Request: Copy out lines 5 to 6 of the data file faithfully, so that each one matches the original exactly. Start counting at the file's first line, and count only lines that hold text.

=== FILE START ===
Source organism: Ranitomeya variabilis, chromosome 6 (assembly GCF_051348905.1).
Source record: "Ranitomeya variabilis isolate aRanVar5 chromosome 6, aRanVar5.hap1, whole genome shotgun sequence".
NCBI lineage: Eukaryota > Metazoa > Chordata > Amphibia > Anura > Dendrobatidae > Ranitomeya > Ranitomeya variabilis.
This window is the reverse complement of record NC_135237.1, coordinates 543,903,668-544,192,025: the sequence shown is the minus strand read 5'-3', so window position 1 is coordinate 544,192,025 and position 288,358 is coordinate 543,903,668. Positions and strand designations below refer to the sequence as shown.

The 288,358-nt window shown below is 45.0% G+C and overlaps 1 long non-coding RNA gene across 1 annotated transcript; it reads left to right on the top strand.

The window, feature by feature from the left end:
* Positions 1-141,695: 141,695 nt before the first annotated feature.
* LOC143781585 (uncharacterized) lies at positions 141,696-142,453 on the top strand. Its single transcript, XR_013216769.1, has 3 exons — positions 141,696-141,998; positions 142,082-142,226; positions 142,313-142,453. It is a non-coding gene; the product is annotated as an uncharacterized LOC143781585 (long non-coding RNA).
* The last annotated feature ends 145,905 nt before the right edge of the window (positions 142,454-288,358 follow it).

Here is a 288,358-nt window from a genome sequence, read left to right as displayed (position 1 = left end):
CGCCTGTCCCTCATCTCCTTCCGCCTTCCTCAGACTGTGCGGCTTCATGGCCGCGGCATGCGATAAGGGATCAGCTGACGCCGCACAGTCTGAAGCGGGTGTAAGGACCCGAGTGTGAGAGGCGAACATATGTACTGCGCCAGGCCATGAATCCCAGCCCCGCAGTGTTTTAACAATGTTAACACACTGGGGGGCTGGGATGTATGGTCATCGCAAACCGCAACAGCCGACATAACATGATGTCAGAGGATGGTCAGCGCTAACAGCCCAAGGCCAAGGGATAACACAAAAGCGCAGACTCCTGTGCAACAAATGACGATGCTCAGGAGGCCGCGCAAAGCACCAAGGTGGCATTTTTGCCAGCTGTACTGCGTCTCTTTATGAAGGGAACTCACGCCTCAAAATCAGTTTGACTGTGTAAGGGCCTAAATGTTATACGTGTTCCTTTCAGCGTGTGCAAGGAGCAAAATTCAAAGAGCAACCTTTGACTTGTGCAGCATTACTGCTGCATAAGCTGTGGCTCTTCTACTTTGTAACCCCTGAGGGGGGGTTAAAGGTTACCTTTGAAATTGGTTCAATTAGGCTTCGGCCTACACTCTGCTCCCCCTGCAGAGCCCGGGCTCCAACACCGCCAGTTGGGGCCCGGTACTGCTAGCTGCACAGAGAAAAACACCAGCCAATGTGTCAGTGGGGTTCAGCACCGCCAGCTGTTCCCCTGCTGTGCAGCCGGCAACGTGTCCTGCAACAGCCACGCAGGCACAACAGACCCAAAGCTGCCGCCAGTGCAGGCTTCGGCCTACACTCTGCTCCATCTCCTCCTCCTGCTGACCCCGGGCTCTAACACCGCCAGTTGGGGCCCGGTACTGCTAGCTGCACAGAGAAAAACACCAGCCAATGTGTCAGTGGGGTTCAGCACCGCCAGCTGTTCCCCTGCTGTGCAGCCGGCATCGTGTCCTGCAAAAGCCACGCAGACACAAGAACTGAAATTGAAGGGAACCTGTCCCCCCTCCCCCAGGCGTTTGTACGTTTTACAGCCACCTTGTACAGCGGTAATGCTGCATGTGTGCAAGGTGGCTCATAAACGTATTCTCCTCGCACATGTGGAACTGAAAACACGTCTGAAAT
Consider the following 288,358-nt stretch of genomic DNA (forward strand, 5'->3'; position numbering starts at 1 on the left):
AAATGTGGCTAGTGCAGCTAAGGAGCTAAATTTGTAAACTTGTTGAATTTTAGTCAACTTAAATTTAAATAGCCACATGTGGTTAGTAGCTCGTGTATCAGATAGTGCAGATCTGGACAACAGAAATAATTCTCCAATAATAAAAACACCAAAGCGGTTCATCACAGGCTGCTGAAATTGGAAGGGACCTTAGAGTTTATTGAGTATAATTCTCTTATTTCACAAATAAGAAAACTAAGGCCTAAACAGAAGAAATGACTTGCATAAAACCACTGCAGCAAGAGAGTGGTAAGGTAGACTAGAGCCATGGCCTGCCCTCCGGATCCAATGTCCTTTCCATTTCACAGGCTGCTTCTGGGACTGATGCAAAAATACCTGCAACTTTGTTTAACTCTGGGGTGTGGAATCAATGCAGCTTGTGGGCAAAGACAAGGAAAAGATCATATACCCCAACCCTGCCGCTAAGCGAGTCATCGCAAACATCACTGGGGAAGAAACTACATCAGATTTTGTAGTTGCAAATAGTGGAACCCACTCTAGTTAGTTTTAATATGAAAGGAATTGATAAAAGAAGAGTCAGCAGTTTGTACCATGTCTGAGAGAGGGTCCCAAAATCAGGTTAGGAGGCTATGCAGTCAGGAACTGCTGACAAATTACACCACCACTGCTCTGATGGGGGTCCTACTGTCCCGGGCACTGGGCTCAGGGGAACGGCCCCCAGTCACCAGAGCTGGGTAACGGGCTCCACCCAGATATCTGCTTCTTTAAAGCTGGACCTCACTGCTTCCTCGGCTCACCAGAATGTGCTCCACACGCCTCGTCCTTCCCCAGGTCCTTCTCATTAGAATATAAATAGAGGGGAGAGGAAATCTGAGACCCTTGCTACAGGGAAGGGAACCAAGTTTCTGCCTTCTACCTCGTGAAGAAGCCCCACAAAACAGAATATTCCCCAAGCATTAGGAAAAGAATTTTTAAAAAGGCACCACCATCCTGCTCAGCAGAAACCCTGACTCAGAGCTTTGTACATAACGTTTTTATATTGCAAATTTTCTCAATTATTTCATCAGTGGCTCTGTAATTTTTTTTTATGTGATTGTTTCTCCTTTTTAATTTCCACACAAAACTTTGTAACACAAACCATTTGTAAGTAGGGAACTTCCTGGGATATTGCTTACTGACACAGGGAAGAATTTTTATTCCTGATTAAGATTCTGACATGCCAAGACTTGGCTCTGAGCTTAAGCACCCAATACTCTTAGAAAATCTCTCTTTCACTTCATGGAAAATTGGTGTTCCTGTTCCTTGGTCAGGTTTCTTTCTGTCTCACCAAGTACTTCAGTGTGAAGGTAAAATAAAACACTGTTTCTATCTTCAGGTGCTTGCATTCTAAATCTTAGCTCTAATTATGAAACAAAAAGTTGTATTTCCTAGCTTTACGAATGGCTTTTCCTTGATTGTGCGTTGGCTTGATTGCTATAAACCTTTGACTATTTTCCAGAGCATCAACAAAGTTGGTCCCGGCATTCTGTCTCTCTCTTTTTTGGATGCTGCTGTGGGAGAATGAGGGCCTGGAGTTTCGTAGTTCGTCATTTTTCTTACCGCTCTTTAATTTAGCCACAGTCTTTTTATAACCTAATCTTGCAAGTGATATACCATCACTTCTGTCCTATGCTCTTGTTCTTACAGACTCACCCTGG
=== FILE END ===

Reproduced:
The 288,358-nt window shown below is 45.0% G+C and overlaps 1 long non-coding RNA gene across 1 annotated transcript; it reads left to right on the top strand.

The window, feature by feature from the left end: